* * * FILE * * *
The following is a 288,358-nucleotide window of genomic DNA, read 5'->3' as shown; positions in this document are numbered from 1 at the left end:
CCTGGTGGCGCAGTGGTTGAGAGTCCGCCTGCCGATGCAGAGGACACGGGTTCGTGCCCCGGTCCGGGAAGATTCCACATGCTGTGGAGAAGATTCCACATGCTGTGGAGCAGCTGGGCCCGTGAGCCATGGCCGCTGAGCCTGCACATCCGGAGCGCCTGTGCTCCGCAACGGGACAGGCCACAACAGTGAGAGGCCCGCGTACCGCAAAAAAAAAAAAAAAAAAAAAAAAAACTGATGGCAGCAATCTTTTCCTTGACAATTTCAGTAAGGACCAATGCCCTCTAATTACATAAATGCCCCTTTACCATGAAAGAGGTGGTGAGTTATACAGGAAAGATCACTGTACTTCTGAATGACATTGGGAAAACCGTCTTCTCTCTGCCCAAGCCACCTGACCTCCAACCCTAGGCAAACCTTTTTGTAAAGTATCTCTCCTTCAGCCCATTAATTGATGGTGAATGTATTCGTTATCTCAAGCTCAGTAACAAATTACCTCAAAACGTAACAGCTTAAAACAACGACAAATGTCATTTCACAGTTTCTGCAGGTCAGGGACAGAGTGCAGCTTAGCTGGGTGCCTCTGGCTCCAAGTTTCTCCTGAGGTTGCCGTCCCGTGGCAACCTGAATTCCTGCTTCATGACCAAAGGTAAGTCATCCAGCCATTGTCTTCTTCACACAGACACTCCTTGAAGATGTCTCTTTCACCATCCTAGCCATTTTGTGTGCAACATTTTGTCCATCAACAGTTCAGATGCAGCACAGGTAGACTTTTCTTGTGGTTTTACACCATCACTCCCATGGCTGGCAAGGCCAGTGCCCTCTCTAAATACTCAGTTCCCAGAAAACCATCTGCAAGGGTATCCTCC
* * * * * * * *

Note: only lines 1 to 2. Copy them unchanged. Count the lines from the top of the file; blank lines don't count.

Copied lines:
The following is a 288,358-nucleotide window of genomic DNA, read 5'->3' as shown; positions in this document are numbered from 1 at the left end:
CCTGGTGGCGCAGTGGTTGAGAGTCCGCCTGCCGATGCAGAGGACACGGGTTCGTGCCCCGGTCCGGGAAGATTCCACATGCTGTGGAGAAGATTCCACATGCTGTGGAGCAGCTGGGCCCGTGAGCCATGGCCGCTGAGCCTGCACATCCGGAGCGCCTGTGCTCCGCAACGGGACAGGCCACAACAGTGAGAGGCCCGCGTACCGCAAAAAAAAAAAAAAAAAAAAAAAAAACTGATGGCAGCAATCTTTTCCTTGACAATTTCAGTAAGGACCAATGCCCTCTAATTACATAAATGCCCCTTTACCATGAAAGAGGTGGTGAGTTATACAGGAAAGATCACTGTACTTCTGAATGACATTGGGAAAACCGTCTTCTCTCTGCCCAAGCCACCTGACCTCCAACCCTAGGCAAACCTTTTTGTAAAGTATCTCTCCTTCAGCCCATTAATTGATGGTGAATGTATTCGTTATCTCAAGCTCAGTAACAAATTACCTCAAAACGTAACAGCTTAAAACAACGACAAATGTCATTTCACAGTTTCTGCAGGTCAGGGACAGAGTGCAGCTTAGCTGGGTGCCTCTGGCTCCAAGTTTCTCCTGAGGTTGCCGTCCCGTGGCAACCTGAATTCCTGCTTCATGACCAAAGGTAAGTCATCCAGCCATTGTCTTCTTCACACAGACACTCCTTGAAGATGTCTCTTTCACCATCCTAGCCATTTTGTGTGCAACATTTTGTCCATCAACAGTTCAGATGCAGCACAGGTAGACTTTTCTTGTGGTTTTACACCATCACTCCCATGGCTGGCAAGGCCAGTGCCCTCTCTAAATACTCAGTTCCCAGAAAACCATCTGCAAGGGTATCCTCC